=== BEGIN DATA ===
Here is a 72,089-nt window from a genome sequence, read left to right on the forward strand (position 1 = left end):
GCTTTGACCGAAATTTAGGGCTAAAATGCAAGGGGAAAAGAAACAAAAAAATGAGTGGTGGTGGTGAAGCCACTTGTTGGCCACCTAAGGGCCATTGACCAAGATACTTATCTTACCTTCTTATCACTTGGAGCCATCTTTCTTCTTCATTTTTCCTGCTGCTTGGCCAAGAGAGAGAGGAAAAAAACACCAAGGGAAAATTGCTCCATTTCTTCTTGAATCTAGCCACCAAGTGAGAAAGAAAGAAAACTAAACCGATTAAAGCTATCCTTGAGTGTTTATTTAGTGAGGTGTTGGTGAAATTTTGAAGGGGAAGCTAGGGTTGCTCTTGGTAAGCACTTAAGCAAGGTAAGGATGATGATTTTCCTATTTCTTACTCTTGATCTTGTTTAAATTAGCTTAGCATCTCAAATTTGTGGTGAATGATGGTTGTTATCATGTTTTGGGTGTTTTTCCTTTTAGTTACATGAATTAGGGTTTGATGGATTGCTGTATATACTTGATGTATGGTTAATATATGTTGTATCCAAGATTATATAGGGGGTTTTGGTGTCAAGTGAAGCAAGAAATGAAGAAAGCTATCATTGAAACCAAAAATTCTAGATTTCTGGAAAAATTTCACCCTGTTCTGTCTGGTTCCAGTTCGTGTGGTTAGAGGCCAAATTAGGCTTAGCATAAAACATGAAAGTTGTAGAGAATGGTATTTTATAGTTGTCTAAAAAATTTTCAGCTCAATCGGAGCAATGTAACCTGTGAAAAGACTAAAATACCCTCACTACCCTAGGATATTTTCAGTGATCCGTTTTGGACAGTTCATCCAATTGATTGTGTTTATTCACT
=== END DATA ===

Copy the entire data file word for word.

Here is a 72,089-nt window from a genome sequence, read left to right on the forward strand (position 1 = left end):
GCTTTGACCGAAATTTAGGGCTAAAATGCAAGGGGAAAAGAAACAAAAAAATGAGTGGTGGTGGTGAAGCCACTTGTTGGCCACCTAAGGGCCATTGACCAAGATACTTATCTTACCTTCTTATCACTTGGAGCCATCTTTCTTCTTCATTTTTCCTGCTGCTTGGCCAAGAGAGAGAGGAAAAAAACACCAAGGGAAAATTGCTCCATTTCTTCTTGAATCTAGCCACCAAGTGAGAAAGAAAGAAAACTAAACCGATTAAAGCTATCCTTGAGTGTTTATTTAGTGAGGTGTTGGTGAAATTTTGAAGGGGAAGCTAGGGTTGCTCTTGGTAAGCACTTAAGCAAGGTAAGGATGATGATTTTCCTATTTCTTACTCTTGATCTTGTTTAAATTAGCTTAGCATCTCAAATTTGTGGTGAATGATGGTTGTTATCATGTTTTGGGTGTTTTTCCTTTTAGTTACATGAATTAGGGTTTGATGGATTGCTGTATATACTTGATGTATGGTTAATATATGTTGTATCCAAGATTATATAGGGGGTTTTGGTGTCAAGTGAAGCAAGAAATGAAGAAAGCTATCATTGAAACCAAAAATTCTAGATTTCTGGAAAAATTTCACCCTGTTCTGTCTGGTTCCAGTTCGTGTGGTTAGAGGCCAAATTAGGCTTAGCATAAAACATGAAAGTTGTAGAGAATGGTATTTTATAGTTGTCTAAAAAATTTTCAGCTCAATCGGAGCAATGTAACCTGTGAAAAGACTAAAATACCCTCACTACCCTAGGATATTTTCAGTGATCCGTTTTGGACAGTTCATCCAATTGATTGTGTTTATTCACT